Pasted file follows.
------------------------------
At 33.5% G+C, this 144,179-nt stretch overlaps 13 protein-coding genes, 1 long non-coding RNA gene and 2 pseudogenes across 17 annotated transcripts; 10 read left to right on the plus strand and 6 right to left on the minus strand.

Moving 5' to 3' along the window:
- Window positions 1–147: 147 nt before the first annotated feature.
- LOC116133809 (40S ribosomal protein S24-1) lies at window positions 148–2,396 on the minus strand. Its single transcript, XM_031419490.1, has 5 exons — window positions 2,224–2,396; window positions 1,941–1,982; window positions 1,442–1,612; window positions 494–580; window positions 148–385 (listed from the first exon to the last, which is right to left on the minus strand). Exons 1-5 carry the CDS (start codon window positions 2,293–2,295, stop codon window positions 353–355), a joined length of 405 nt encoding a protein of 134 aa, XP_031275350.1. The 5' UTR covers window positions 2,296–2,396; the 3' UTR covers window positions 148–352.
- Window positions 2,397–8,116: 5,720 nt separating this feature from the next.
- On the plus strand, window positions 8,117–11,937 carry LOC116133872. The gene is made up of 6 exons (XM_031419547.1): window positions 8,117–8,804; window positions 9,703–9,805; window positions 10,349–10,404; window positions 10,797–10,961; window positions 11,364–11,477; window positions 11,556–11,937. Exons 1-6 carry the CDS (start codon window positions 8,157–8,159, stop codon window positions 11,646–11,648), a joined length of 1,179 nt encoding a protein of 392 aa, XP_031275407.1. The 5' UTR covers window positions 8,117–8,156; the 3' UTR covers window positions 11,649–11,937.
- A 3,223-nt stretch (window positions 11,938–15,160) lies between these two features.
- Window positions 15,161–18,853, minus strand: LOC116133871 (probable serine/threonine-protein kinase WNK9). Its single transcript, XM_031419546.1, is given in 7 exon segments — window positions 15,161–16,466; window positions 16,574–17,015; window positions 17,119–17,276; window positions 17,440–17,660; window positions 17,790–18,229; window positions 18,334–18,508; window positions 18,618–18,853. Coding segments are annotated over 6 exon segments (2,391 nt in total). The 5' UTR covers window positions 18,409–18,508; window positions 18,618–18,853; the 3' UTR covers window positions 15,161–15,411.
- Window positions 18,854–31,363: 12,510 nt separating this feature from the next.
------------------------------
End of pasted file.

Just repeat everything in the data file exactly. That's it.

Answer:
At 33.5% G+C, this 144,179-nt stretch overlaps 13 protein-coding genes, 1 long non-coding RNA gene and 2 pseudogenes across 17 annotated transcripts; 10 read left to right on the plus strand and 6 right to left on the minus strand.

Moving 5' to 3' along the window:
- Window positions 1–147: 147 nt before the first annotated feature.
- LOC116133809 (40S ribosomal protein S24-1) lies at window positions 148–2,396 on the minus strand. Its single transcript, XM_031419490.1, has 5 exons — window positions 2,224–2,396; window positions 1,941–1,982; window positions 1,442–1,612; window positions 494–580; window positions 148–385 (listed from the first exon to the last, which is right to left on the minus strand). Exons 1-5 carry the CDS (start codon window positions 2,293–2,295, stop codon window positions 353–355), a joined length of 405 nt encoding a protein of 134 aa, XP_031275350.1. The 5' UTR covers window positions 2,296–2,396; the 3' UTR covers window positions 148–352.
- Window positions 2,397–8,116: 5,720 nt separating this feature from the next.
- On the plus strand, window positions 8,117–11,937 carry LOC116133872. The gene is made up of 6 exons (XM_031419547.1): window positions 8,117–8,804; window positions 9,703–9,805; window positions 10,349–10,404; window positions 10,797–10,961; window positions 11,364–11,477; window positions 11,556–11,937. Exons 1-6 carry the CDS (start codon window positions 8,157–8,159, stop codon window positions 11,646–11,648), a joined length of 1,179 nt encoding a protein of 392 aa, XP_031275407.1. The 5' UTR covers window positions 8,117–8,156; the 3' UTR covers window positions 11,649–11,937.
- A 3,223-nt stretch (window positions 11,938–15,160) lies between these two features.
- Window positions 15,161–18,853, minus strand: LOC116133871 (probable serine/threonine-protein kinase WNK9). Its single transcript, XM_031419546.1, is given in 7 exon segments — window positions 15,161–16,466; window positions 16,574–17,015; window positions 17,119–17,276; window positions 17,440–17,660; window positions 17,790–18,229; window positions 18,334–18,508; window positions 18,618–18,853. Coding segments are annotated over 6 exon segments (2,391 nt in total). The 5' UTR covers window positions 18,409–18,508; window positions 18,618–18,853; the 3' UTR covers window positions 15,161–15,411.
- Window positions 18,854–31,363: 12,510 nt separating this feature from the next.